Ulcerative Colitis

What is ulcerative colitis?

Ulcerative colitis is an inflammation of the lining of the large bowel (colon and rectum). The main symptom of having active disease is constant, unrelenting diarrhea with bleeding and abdominal pain in the moderate to severe stages.  Ulcerative colitis goes through periods of mild to intense activity with periods of possible remission or "quiet" stages.  In addition, patients who have had extensive ulcerative colitis for many years are at an increased risk of developing colon cancer. The cause of ulcerative colitis remains unknown.

What is involved in the treatment of ulcerative colitis?

The first step in treating ulcerative colitis is correctly identifying and diagnosing it properly.  Most people with ulcerative colitis may have lived with the disease for years and only seek treatment once their symptoms worsen.  Diagnosis involves observing the lining of the colon with a fiber-optic camera and taking pinpoint biopsies to confirm the presence of the disease.  This easy test is the "gold-standard" in diagnosing ulcerative colitis as well as making sure the patient has not developed cancer from allowing the disease to remain undiagnosed for a period of time.  Once a diagnosis has been established treatment is implemented immediately with medicines designed to decrease the inflammation present and allow the colon to heal.  As the colon is allowed to heal the patient's symptoms such as diarrhea, bleeding, or abdominal pain slowly and eventually resolve.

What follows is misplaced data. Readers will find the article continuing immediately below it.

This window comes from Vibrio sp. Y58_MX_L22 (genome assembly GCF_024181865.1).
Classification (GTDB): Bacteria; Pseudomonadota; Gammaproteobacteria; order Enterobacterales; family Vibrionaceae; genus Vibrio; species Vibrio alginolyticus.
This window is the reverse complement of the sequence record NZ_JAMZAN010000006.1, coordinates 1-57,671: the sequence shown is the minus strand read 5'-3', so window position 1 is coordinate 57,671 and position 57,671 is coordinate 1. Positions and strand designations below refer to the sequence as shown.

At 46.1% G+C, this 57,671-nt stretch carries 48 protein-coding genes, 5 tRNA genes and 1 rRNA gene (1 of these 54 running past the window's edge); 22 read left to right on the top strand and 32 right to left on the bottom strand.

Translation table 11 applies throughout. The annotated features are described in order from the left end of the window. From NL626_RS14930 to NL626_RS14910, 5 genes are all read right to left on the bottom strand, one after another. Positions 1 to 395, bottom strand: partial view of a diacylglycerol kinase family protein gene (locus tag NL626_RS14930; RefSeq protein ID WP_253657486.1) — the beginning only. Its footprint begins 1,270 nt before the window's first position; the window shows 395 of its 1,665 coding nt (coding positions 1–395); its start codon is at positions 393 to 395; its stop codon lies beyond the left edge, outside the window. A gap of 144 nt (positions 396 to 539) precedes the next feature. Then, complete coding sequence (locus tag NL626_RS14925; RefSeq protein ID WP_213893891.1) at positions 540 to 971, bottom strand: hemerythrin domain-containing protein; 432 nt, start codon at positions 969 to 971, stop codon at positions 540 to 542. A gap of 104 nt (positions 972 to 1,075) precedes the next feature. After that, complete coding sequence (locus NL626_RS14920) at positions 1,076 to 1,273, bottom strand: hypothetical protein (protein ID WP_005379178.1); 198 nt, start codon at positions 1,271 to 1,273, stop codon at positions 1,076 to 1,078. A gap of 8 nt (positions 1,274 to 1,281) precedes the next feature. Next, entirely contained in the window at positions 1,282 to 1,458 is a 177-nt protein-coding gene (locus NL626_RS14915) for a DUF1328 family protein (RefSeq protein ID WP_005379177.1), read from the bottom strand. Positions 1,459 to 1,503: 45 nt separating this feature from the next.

In order to maintain control of the disease, the patient may have to use certain medications on a long-term basis.  "Flare-ups" of the disease can often be treated by increasing the dosage of medications or adding new medications.  For severe exacerbations of the disease, hospitalization may be necessary to put the bowel to rest and deliver steroids directly into the blood stream.

Is surgery ever necessary?

Surgery is indicated for patients who have life-threatening complications of inflammatory bowel diseases, such as massive bleeding, perforation, or infection. It may also be necessary for those who have the chronic form of the disease, which fails to improve with medical therapy. It is important the patient be comfortable that all reasonable medical therapy has been attempted prior to considering surgical therapy. In addition, patients who have long-standing ulcerative colitis may be candidates for removal of the large bowel, because of the increased risk of developing cancer. More often, these patients are followed carefully with repeated colonoscopy and biopsy, and surgery is recommended only if precancerous signs are identified.


The first step in treating the cause of your diarrhea, bleeding or abdominal pain is speaking with a colorectal specialist who can accurately diagnose your problem.  Call 614-921-8686 to schedule an appointment.